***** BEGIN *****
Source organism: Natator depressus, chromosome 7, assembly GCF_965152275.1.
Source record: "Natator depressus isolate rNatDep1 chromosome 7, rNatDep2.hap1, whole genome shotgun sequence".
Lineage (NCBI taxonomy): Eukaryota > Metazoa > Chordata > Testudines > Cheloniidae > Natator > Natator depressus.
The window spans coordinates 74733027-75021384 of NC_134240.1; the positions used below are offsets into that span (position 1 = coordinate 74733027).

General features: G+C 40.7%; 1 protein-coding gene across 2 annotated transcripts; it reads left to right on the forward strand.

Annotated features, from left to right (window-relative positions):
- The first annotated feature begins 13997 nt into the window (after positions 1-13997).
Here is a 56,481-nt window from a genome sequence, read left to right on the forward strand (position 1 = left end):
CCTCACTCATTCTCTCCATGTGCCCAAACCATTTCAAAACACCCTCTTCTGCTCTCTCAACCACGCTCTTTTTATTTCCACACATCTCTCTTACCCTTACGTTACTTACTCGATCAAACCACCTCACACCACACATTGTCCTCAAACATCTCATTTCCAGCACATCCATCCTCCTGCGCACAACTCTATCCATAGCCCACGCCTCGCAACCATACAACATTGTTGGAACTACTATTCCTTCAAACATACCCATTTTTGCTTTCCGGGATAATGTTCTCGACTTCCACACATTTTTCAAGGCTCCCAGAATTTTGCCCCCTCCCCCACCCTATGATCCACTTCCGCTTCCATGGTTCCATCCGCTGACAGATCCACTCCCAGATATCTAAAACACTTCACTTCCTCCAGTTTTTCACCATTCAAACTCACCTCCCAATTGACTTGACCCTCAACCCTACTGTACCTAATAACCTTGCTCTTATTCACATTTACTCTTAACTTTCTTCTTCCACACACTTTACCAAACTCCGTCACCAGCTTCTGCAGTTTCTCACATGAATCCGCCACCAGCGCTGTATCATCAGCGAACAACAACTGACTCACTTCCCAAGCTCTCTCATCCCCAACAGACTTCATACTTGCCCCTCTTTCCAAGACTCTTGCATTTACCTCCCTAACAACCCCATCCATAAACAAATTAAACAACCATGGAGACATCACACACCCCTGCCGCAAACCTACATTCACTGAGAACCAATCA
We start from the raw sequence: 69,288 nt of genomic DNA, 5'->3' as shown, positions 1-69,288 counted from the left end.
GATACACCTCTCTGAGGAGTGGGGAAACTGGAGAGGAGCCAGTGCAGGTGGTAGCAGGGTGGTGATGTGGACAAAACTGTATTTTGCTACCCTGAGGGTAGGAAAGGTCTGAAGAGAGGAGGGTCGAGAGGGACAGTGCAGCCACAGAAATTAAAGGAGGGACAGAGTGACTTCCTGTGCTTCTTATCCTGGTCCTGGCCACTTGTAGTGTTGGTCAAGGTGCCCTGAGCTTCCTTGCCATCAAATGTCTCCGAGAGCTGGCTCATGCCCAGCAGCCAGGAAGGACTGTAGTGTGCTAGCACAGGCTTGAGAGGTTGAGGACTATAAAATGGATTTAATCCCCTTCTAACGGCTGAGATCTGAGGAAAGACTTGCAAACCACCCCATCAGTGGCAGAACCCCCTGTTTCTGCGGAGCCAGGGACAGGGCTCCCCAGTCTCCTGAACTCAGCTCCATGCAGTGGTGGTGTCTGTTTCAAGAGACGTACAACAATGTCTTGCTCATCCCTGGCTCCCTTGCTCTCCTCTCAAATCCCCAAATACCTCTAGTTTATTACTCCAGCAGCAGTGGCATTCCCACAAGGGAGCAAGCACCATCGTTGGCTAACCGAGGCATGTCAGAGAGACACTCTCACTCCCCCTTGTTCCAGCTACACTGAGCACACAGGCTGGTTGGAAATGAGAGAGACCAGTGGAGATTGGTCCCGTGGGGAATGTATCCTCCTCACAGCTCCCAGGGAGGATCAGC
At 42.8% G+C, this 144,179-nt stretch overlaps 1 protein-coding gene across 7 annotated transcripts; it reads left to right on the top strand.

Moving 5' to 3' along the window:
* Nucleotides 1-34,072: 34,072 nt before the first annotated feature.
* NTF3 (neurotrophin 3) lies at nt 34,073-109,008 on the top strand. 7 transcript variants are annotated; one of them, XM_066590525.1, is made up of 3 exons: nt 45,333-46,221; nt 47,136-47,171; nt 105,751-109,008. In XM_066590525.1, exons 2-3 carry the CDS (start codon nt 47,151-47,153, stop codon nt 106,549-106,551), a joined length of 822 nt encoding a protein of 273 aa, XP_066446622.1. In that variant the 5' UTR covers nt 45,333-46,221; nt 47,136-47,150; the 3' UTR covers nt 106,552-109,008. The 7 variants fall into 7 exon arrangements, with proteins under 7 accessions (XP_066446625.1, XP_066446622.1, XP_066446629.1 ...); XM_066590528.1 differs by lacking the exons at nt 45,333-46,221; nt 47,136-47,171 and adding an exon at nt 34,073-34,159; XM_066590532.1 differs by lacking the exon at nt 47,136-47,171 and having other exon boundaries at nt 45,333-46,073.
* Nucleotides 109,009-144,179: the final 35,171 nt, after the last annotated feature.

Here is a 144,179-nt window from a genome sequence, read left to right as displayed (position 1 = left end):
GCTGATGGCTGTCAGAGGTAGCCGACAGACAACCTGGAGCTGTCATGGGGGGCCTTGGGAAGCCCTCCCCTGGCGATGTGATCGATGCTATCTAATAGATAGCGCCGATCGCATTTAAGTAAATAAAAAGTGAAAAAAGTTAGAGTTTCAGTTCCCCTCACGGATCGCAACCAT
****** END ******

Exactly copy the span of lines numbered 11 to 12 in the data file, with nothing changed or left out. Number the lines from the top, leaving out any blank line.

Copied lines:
GATACACCTCTCTGAGGAGTGGGGAAACTGGAGAGGAGCCAGTGCAGGTGGTAGCAGGGTGGTGATGTGGACAAAACTGTATTTTGCTACCCTGAGGGTAGGAAAGGTCTGAAGAGAGGAGGGTCGAGAGGGACAGTGCAGCCACAGAAATTAAAGGAGGGACAGAGTGACTTCCTGTGCTTCTTATCCTGGTCCTGGCCACTTGTAGTGTTGGTCAAGGTGCCCTGAGCTTCCTTGCCATCAAATGTCTCCGAGAGCTGGCTCATGCCCAGCAGCCAGGAAGGACTGTAGTGTGCTAGCACAGGCTTGAGAGGTTGAGGACTATAAAATGGATTTAATCCCCTTCTAACGGCTGAGATCTGAGGAAAGACTTGCAAACCACCCCATCAGTGGCAGAACCCCCTGTTTCTGCGGAGCCAGGGACAGGGCTCCCCAGTCTCCTGAACTCAGCTCCATGCAGTGGTGGTGTCTGTTTCAAGAGACGTACAACAATGTCTTGCTCATCCCTGGCTCCCTTGCTCTCCTCTCAAATCCCCAAATACCTCTAGTTTATTACTCCAGCAGCAGTGGCATTCCCACAAGGGAGCAAGCACCATCGTTGGCTAACCGAGGCATGTCAGAGAGACACTCTCACTCCCCCTTGTTCCAGCTACACTGAGCACACAGGCTGGTTGGAAATGAGAGAGACCAGTGGAGATTGGTCCCGTGGGGAATGTATCCTCCTCACAGCTCCCAGGGAGGATCAGC
At 42.8% G+C, this 144,179-nt stretch overlaps 1 protein-coding gene across 7 annotated transcripts; it reads left to right on the top strand.